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Opinion Pieces

Here's what Obama did for Tampa Bay

In addition to his dignity in office, scandal-free years and economic progress for America, President Barack Obama leaves a tangible legacy for our Tampa Bay families and businesses.
By U.S. Rep. Kathy Castor, published in the Tampa Bay Times on Jan. 19, 2017.

In addition to his dignity in office, scandal-free years and economic progress for America, President Barack Obama leaves a tangible legacy for our Tampa Bay families and businesses.

You save time on every ride across the Selmon Crosstown Connector, the largest road-building investment in the American Reinvestment and Recovery Act and linchpin for the future of Port Tampa Bay and Ybor City businesses. Central Tampa was reborn as the Recovery Act breathed life into the Encore redevelopment downtown. The Recovery Act kept teachers in the classroom during the worst economic recession of our lifetimes and lifted students — from those in Head Start to those who needed a Pell grant to afford college.

The Recovery Act created the types of jobs that helped pull us out of tough economic times. Building more new community health centers than any other region in the nation created construction and medical jobs, and opened access to thousands of more patients. Moffitt Cancer Center received a boost for construction and research that will continue with the recent adoption of the 21st Century Cures Act for the Cancer Moonshot and Brain Initiative. USF researchers and all of us who rely on modern medicine benefit as well. Tampa International Airport and MacDill Air Force Base improved their runways. Our law enforcement agencies received added support at a time when local governments were cutting to the bone. Port Tampa Bay, Tampa, St. Petersburg and Hillsborough County received help for vital infrastructure initiatives. Eight years later, our unemployment rate is well under 5 percent.

The Obama administration was particularly devoted to Florida veterans as they partnered with the private sector to boost employment, care and education, and prevent homelessness. Obama was a vital partner for me as I fought for major improvements at the James A. Haley VA Medical Center, like the polytrauma and spinal cord centers.

My favorite memories of Obama's many visits are his two to MacDill to thank our awesome service members. In 2014, the president said, this 9/11 generation of heroes has done everything asked of you, and met every mission tasked to you. … Because of you, Osama bin Laden is no more ... (and) the United States of America will remain the greatest force for freedom that the world has ever known." And again last month: "We should take great pride in the progress that we've made over the last eight years. … No foreign terrorist organization has successfully planned and executed an attack on our homeland. And it's not because they didn't try. Plots have been disrupted. Terrorists have been taken off the battlefield. … And all of this progress is due to the service of millions of Americans like you — in intelligence and in law enforcement, in homeland security, in diplomacy, in the armed services of the United States of America."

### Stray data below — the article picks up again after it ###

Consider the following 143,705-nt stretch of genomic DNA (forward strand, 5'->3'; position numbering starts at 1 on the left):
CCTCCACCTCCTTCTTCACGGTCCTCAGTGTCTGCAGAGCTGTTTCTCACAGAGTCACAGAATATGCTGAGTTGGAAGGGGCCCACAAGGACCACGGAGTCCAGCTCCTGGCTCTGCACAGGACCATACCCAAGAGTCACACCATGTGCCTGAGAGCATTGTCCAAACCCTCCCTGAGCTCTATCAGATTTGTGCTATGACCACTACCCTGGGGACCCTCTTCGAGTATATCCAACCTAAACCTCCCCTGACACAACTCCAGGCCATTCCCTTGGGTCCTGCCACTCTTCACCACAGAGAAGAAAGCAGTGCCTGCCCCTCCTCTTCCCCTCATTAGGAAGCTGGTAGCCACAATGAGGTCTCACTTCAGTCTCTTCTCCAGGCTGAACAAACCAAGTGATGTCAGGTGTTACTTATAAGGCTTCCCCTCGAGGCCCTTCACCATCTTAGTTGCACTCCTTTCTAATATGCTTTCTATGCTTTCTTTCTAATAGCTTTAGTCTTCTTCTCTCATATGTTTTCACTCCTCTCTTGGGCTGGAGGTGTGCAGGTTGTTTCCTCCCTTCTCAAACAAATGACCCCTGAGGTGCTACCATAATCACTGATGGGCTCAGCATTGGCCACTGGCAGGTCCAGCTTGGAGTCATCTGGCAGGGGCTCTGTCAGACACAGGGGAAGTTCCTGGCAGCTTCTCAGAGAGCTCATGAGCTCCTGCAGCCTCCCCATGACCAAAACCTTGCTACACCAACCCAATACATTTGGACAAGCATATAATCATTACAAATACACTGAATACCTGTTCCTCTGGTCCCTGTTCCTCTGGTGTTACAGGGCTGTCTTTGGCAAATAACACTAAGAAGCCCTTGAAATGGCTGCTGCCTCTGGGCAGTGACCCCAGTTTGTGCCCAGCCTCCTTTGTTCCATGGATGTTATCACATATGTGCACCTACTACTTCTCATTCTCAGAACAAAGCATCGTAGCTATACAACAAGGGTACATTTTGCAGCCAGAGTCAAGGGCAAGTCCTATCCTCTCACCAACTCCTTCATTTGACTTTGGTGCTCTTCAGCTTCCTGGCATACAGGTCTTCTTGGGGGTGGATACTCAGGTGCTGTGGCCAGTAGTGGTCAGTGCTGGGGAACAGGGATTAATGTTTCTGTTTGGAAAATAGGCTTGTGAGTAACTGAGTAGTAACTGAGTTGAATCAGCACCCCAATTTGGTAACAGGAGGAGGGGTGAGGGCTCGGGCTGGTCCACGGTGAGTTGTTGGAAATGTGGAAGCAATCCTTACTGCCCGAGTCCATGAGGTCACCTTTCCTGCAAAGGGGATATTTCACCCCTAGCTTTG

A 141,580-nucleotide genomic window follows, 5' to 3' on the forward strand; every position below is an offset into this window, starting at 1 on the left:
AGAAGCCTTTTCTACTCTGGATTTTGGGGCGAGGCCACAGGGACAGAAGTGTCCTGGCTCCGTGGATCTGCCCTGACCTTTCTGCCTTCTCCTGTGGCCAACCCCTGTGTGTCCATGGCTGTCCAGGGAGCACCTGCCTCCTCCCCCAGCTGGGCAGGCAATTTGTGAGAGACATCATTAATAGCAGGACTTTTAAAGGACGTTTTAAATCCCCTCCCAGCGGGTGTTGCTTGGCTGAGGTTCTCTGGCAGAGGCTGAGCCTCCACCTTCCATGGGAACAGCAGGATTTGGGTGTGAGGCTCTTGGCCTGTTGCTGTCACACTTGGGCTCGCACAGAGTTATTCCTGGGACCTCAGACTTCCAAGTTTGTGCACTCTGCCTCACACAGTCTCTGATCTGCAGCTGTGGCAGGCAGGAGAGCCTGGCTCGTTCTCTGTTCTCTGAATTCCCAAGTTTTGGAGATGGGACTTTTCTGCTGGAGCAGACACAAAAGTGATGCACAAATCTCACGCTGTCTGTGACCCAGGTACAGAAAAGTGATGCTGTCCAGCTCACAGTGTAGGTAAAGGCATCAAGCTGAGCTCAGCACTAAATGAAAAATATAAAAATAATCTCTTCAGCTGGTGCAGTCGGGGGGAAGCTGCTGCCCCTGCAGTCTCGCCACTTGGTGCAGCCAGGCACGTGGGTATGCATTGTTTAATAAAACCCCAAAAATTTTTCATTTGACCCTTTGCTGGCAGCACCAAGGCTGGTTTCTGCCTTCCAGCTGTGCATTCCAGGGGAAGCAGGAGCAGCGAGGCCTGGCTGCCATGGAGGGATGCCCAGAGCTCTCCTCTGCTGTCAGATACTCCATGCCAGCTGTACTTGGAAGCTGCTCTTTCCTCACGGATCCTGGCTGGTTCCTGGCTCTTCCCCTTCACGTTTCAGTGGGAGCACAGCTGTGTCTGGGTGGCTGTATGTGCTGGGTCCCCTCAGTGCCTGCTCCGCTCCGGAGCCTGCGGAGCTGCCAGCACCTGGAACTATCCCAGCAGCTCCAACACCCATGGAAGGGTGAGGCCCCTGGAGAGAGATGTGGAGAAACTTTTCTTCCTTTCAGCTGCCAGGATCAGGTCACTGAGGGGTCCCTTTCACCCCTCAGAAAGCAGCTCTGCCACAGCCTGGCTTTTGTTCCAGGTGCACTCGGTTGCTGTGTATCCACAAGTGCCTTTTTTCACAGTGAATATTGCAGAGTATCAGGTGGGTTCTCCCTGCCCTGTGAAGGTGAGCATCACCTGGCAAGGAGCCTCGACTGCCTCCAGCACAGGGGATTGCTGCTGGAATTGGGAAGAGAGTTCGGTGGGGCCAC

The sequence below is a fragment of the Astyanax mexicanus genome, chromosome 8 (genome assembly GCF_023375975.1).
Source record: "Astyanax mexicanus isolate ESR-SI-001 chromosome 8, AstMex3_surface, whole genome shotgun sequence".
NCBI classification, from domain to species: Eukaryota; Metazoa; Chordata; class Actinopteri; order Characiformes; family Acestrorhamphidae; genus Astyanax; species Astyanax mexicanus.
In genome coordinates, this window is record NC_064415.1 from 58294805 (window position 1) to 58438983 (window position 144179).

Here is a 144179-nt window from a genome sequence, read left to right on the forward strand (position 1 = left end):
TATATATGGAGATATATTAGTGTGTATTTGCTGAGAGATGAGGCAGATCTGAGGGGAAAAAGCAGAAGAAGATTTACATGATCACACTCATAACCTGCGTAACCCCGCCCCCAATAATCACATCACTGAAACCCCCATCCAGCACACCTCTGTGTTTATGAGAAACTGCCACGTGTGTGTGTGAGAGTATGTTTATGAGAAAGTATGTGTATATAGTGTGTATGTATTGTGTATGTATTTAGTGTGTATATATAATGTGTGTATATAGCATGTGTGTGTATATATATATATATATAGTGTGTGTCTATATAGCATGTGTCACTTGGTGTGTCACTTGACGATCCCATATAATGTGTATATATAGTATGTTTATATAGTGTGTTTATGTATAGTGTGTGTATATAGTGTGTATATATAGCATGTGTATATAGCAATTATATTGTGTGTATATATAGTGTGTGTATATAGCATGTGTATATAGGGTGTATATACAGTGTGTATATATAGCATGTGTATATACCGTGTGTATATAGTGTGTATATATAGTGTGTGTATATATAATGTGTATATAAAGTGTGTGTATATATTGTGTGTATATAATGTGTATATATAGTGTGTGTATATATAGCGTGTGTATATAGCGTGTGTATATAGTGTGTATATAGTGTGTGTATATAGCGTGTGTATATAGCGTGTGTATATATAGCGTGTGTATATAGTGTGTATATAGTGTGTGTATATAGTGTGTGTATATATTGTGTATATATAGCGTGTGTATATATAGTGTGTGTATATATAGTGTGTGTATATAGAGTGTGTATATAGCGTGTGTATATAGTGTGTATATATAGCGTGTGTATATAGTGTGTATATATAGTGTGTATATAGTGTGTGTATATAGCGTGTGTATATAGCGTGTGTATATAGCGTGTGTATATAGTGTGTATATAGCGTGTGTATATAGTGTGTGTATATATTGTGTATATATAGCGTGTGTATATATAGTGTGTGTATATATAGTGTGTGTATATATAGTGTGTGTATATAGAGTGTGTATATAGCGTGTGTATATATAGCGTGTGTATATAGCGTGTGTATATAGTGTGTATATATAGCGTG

I understood what it meant for our diverse, hard-working neighbors when President Obama signed the Lily Ledbetter Fair Pay Act, Matthew Shepard Hate Crimes Act and protections for Dream Act students. My most searing memories involve working with families who were at risk of losing their American dream due to the mortgage foreclosure crisis. Through seven foreclosure prevention workshops where I looked into the eyes of so many on the brink, and with the help of the president we helped our neighbors save their homes and rebuild.

The University of Tampa was packed the day Obama and Vice President Joe Biden announced that Florida would be awarded the first major high-speed rail line in America with $1.25 billion for construction jobs and a foundation for long-term business growth. When Gov. Rick Scott turned back the jobs and infrastructure investment, Floridians were left wondering what could have been. Think about that in future years as you sit in I-4 traffic.

Floridians have benefited more from the Affordable Care Act than any other state because so many neighbors depend on Medicare, didn't have insurance offered through their job or had a pre-existing condition. Florida has been the leader in sign-ups in the marketplace every year, with more than 1.7 million signing up for 2017. Most of us who have insurance through our employer now have a better policy with vital consumer protections. Medicare is stronger, the trust fund has been extended by 10 years and our seniors saved millions on their prescription drugs.

We were comforted by Obama's strong, clear voice when our nation faced the unspeakable tragedies of Newtown, Charleston and Orlando. And he was our ringing voice of celebration when the U.S. Supreme Court ruled that marriage is a right of all Americans. We helped the president normalize the old Cold War policies with Cuba, and families are better for it.

I will remember a very hot Tampa afternoon the Blake High School maritime academy students dressed in their best suits met the president at Port Tampa Bay and he asked them to put down their phones so they could shake his hand. I will miss the grace and dignity of the First Family and the way the vice president Biden relates to our working neighbors and other Gold Star families. Thank you, Mr. President, from a grateful and patriotic community.

U.S. Rep. Kathy Castor, a Democrat, represents Florida's congressional District 14, which covers Tampa and parts of Hillsborough County. She wrote this exclusively for the Tampa Bay Times.